Discover Lymington: a walk from Lymington to the Walhampton Monument
From the Victorian station to the obelisk in memory of one of Lymington's most esteemed gentlemen
A walk from Lymington's Victorian station (now towered over by modern dwellings), across the Lymington river to the famous monument honoring Admiral Sir Harry Burrard Neale. From there visit Goodall's strawberries, New Forest Adventure Golf and/or Macdonald Elmers Court. A delightful stroll to the other side of Lymington, taking in a few historical tales en route!
The walk starts and finishes at Lymington Town station
Approx distance: 1.8 miles (3km) - approx 1 hour
Walk: paths and gravel track
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Lymington Town Railway Station is a branch line from Brockenhurst. The official opening of the Lymington Railway Company's line took place on 12 July 1858, to the accompaniement of the town band and church bells. In 1884 the railway track was continued southwards to the new Lymington Pier station so that Isle of Wight ferries might perform at all states of tides.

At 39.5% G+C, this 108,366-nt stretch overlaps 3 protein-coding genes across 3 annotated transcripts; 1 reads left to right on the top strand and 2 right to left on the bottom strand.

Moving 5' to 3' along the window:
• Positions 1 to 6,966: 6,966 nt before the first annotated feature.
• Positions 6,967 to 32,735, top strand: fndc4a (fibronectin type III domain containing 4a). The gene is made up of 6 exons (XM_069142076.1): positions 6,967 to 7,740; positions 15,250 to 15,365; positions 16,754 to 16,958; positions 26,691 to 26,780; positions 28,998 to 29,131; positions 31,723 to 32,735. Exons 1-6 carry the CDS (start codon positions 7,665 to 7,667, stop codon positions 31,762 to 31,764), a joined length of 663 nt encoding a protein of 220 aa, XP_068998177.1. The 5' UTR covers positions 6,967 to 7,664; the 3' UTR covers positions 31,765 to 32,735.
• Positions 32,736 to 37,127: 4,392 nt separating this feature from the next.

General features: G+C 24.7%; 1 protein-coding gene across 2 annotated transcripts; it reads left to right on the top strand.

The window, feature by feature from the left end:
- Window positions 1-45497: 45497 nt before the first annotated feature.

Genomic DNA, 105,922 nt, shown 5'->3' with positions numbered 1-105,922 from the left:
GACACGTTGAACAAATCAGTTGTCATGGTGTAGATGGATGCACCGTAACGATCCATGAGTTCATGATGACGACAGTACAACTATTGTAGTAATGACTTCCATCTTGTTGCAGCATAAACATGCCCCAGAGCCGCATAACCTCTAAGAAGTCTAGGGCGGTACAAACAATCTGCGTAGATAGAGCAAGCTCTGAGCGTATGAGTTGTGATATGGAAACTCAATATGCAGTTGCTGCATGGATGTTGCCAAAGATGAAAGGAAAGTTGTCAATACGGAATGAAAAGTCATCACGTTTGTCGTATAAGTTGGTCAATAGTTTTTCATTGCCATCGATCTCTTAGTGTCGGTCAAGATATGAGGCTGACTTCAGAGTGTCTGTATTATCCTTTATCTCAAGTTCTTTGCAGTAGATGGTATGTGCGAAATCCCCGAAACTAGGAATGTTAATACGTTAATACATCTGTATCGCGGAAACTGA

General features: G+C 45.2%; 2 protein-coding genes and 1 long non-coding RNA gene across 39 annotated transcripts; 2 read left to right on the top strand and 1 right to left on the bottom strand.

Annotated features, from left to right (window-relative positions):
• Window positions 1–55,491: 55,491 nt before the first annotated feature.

Turn left and follow Waterloo Road to the main road, turning right to find yourself along the Bridge.
The main path over the beautiful Lymington River, this bridge has a slightly darker history as part of a scheme by King Charles I, looking to raise money or to pay debts without money passing. All of the mudflats between Calshot and Hurst Castle were granted to Robert Pamplin, whose descendants decided to build a great dam across Lymington River, simultaneously upsetting the Corporation who introduced an action stating that navigation through the town would be disrupted if nothing was done to prevent it. Furthermore, ship owners were irritated by the dam’s effect on the river’s tides and the silt that it built up. This led to a toll being exacted on all who passed over the bridge.
The King is amused!
In 1899, King Edward VII was enjoying one of his first car rides as a passenger of the second Lord Montagu. Having passed through the Forest they were made to wait for an inordinately long time at the toll bridge, for, as to the amusement of the King, gatekeeper Mr G Gooden was vexed after an earlier driver had sped over the bridge without paying! Tolls continued until 1958.
As you cross the bridge, note the difference on the left and right. Had the toll bridge not been built, the water would have flowed up river today.
After the bridge, turn right walk alongside the river, following Undershore. Follow undershore to the end of the metal barrier on the right hand side.
To the left find a gravel track leading to private houses, just off this is a footbath to the Monument, indicated with a red arrow on the photo.